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Race & Felony Disenfranchisement

by Hannah Reilly CMC '22 | Senior Student Manager

In contrast to most other democracies, many U.S. states apply a policy of felony disenfranchisement to individuals convicted of a crime. An estimated 6.1 million Americans are barred from casting a vote due to felony disenfranchisement. These policies disproportionately affect African Americans and contribute to the systemic oppression of black people in the United States. At a rate four times greater than that of all other Americans. one in every thirteen voting-age African Americans cannot vote due to a felony conviction. As the U.S. approaches conversations about race, discrimination, and privilege with new vigor in 2020, the enfranchisement of African Americans is of critical importance in the enduring fight for racial, social, and economic equality. 

The use of disenfranchisement as a punitive measure traces back to a feature of English common law ominously dubbed “civil death.” Historically, depriving a person of their right to vote only applied in individual cases for serious or election-related crimes, not as an all-encompassing nationwide policy. It is without precedent for the United States to apply civil death as a form of social control that endures today. 

Felony disenfranchisement did not act as a barrier to voting until the end of the Civil War when the expansion of suffrage to black men transformed the electorate’s racial demography. The 13th Amendment formally abolished slavery in 1865. It provided an exception, however, that allowed states to impose involuntary servitude as a punishment for a crime. The exception allowed Southern states to lease prisoners to mines, plantations, and private railways. The profits were pocketed exclusively by states and private companies. Prisoners earned no pay for their work while facing deadly work conditions and inhumane treatment. This system, known as “convict leasing,” created a financial incentive for southern governments to increase the prison population and produce cheap labor for the South’s floundering economy. Lawmakers, especially in the South, implemented a number of laws that strategically targeted black citizens. The new criminal laws known as the Black Codes applied only to black people and were “essentially intended to criminalize black life.” 

South Carolina adopted some of the harshest Black Codes. In addition to establishing a racially separate court system, it sanctioned drastically different punishments for white people and black people accused of the same crime. The code also prohibited black people from “possessing most firearms, making or selling liquor, and coming into the state without first posting a bond for “good behavior.” Also, blacks could not practice any occupation, except farmer or servant under contract, without getting an annual license from a judge.” Black Codes once again linked the oppression of black people to the prosperity of white southerners.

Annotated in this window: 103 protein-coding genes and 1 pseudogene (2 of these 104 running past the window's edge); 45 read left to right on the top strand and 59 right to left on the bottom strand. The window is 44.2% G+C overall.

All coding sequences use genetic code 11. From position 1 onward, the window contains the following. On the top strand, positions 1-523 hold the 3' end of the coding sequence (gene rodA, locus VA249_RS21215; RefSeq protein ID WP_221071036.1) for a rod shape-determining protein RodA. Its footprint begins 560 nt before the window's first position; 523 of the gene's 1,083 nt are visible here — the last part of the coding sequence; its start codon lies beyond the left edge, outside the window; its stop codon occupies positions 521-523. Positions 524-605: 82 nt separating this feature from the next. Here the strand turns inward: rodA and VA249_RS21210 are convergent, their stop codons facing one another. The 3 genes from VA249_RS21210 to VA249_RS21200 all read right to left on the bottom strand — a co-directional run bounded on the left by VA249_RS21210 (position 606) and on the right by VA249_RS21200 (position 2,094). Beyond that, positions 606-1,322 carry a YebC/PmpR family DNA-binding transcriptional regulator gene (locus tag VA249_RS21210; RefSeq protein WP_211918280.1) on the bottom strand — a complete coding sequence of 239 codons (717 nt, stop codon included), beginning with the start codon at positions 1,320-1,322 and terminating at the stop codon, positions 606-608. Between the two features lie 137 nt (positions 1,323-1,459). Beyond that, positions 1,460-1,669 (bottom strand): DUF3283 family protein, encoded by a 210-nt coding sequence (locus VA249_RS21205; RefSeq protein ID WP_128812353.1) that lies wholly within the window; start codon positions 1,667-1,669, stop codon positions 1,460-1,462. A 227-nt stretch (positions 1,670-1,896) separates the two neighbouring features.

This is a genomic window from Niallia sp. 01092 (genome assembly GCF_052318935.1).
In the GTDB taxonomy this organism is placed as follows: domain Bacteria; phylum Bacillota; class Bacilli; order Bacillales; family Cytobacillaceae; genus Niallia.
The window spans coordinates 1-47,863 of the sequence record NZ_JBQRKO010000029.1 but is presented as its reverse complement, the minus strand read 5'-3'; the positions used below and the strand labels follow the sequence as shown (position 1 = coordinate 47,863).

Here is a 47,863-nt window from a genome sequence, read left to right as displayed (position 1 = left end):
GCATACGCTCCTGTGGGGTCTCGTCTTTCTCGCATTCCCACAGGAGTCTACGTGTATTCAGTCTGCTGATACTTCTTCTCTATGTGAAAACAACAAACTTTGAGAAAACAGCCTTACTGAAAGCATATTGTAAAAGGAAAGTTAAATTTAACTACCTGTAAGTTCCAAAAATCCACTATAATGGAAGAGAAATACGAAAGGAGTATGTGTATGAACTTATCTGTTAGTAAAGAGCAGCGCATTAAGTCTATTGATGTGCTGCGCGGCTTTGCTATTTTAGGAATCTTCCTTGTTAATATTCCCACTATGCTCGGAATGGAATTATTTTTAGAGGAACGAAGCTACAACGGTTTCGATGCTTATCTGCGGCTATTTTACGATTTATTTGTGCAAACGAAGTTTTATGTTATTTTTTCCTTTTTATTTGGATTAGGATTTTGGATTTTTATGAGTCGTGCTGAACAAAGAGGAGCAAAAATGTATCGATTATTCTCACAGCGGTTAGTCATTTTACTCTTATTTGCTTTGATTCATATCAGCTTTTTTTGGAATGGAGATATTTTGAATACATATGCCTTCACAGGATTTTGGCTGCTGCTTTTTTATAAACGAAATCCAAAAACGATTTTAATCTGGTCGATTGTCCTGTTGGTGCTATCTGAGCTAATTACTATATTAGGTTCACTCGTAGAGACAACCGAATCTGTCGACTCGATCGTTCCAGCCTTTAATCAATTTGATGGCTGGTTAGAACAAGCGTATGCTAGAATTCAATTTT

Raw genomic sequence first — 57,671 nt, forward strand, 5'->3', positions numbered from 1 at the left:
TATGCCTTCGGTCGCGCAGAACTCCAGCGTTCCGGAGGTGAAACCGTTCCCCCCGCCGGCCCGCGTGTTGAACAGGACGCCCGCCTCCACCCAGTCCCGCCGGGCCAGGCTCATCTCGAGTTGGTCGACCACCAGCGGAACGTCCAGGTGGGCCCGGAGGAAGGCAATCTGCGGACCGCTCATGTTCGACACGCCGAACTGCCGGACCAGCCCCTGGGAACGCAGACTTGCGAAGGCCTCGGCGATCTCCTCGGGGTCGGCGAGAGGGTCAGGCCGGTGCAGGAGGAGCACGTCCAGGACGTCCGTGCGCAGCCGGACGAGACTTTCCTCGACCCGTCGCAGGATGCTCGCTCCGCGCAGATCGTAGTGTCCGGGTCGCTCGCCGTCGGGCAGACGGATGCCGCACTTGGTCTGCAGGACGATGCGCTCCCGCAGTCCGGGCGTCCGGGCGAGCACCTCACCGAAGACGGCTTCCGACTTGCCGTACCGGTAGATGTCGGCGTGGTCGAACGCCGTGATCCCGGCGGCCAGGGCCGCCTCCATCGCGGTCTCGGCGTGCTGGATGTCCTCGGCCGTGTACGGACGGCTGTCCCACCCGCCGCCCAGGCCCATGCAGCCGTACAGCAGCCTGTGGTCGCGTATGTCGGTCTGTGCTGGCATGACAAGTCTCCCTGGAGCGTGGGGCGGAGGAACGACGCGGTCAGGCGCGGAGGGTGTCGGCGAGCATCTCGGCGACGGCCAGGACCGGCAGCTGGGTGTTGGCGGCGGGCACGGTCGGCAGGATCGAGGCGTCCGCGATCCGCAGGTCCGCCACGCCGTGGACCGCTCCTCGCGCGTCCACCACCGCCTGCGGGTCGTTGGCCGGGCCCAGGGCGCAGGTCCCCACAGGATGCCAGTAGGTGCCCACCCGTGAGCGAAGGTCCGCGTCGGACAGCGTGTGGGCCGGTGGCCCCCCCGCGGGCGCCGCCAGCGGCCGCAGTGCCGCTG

The implementation of Black Codes was coupled with sweeping disenfranchisement laws. Within a 15-year period after the Civil War, over a third of U.S. states enacted felony disenfranchisement laws. To ensure that disenfranchisement mainly affected African Americans, officials in the South imposed the laws as a punishment specifically for crimes they perceived as being committed more often by black people. The author of Alabama’s disenfranchisement provision “‘estimated the crime of wife-beating alone would disqualify sixty percent of Negroes,’ resulting in a policy that would disenfranchise a man for beating his wife, but not for killing her.” In time, states imposed disenfranchisement as a punishment for all felonies, rather than only select crimes. African Americans were stripped of their rights and therefore deprived of their ability to use the democratic process to generate change. 

Selective enforcement by a white-controlled criminal justice system continued to ensure that “race-neutral laws” applied almost exclusively to black people. The Black Codes revived and legalized the exploitation of black people by directly linking them to the Southern economy. At least 90 percent of prisoners forced into convict leasing to provide cheap labor for Southern businesses were black. These factors quickly prompted a massive disparity in incarceration rates. In Alabama, nonwhite prisoners comprised 2% of the prison population in 1850. By 1870, the proportion had increased to 74 percent. 

Researchers Christopher Uggen, Jeff Manza, and Angela Behrens determined that “the higher the proportion of nonwhite inmates in a given state’s prison population, the more likely that state was to adopt restrictive felon disenfranchisement measures.” These new laws enabled de facto slavery and allowed the government to continue enforcing racial hierarchies. With no rights and limited job opportunities in a corrupt system, black people were essentially forced to remain in a constant, oppressive cycle and stripped of any prospects for upward social and economic mobility. 

The origins of disenfranchisement provisions stem from post-Civil War efforts to deny black people equal citizenship. These efforts are the basis for the mass incarceration and disenfranchisement that African Americans experience in the U.S. today.  The war on drugs and the tough-on-crime approach adopted in the 1970s aggravated the existing racial disparities and extended them into the 20th and 21st centuries. By taking away felons’ political voice after rejoining civil society, felony disenfranchisement laws perpetuate an endless cycle of racism and inequality in the United States. The United States will never be truly equal until each citizen’s vote is counted. 

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